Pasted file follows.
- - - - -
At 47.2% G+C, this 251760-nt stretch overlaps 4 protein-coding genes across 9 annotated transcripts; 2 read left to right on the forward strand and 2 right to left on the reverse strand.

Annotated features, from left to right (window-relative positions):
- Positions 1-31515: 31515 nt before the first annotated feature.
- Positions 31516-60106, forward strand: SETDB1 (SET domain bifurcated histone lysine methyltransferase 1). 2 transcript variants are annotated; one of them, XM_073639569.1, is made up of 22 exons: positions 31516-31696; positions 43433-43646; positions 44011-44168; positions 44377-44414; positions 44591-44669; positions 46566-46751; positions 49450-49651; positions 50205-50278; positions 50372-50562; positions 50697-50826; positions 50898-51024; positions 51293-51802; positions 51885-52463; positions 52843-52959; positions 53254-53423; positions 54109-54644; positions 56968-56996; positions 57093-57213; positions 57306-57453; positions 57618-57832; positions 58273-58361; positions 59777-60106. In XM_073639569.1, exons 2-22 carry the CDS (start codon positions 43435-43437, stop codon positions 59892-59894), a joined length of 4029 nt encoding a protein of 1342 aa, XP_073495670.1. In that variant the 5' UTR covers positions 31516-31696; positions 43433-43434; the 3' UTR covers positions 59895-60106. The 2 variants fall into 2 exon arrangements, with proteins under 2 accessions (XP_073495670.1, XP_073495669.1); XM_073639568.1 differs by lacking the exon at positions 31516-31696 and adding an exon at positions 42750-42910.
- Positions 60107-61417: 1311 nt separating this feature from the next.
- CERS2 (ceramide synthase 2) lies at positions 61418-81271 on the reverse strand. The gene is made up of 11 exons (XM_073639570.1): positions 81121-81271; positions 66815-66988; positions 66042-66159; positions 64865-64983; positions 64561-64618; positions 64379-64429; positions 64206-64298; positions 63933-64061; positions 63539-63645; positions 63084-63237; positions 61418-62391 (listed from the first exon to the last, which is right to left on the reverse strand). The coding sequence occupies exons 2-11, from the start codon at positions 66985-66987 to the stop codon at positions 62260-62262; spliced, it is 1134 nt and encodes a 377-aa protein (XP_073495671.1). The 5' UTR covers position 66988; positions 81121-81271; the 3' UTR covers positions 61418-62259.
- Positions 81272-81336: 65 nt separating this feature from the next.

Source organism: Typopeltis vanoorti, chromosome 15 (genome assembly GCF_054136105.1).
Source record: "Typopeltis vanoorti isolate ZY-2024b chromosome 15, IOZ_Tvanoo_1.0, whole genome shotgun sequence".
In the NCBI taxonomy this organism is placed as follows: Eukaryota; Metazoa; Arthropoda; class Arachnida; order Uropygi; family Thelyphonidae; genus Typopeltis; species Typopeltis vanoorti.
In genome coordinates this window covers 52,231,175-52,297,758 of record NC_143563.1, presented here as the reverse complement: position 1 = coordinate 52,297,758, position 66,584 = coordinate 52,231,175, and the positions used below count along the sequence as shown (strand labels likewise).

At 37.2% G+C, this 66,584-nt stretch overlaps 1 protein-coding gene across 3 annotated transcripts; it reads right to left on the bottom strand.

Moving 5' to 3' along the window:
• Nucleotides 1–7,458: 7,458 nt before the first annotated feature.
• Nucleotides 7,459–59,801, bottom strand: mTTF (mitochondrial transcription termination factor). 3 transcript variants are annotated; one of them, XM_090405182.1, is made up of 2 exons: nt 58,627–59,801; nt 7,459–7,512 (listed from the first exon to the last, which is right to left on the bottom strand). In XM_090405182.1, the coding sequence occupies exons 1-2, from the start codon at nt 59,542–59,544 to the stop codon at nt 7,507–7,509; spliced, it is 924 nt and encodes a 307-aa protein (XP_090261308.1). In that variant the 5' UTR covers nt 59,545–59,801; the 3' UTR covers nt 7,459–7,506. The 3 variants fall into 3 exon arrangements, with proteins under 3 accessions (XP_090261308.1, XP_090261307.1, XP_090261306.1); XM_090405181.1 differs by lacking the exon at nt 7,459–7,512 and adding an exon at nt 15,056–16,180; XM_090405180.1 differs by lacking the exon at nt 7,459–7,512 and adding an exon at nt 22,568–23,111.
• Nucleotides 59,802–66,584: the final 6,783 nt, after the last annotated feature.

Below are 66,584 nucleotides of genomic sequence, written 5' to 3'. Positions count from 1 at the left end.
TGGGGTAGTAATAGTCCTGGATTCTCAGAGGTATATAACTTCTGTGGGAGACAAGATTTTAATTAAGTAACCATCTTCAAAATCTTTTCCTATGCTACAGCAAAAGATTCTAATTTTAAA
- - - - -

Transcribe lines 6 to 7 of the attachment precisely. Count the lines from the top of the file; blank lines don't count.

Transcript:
- CERS2 (ceramide synthase 2) lies at positions 61418-81271 on the reverse strand. The gene is made up of 11 exons (XM_073639570.1): positions 81121-81271; positions 66815-66988; positions 66042-66159; positions 64865-64983; positions 64561-64618; positions 64379-64429; positions 64206-64298; positions 63933-64061; positions 63539-63645; positions 63084-63237; positions 61418-62391 (listed from the first exon to the last, which is right to left on the reverse strand). The coding sequence occupies exons 2-11, from the start codon at positions 66985-66987 to the stop codon at positions 62260-62262; spliced, it is 1134 nt and encodes a 377-aa protein (XP_073495671.1). The 5' UTR covers position 66988; positions 81121-81271; the 3' UTR covers positions 61418-62259.
- Positions 81272-81336: 65 nt separating this feature from the next.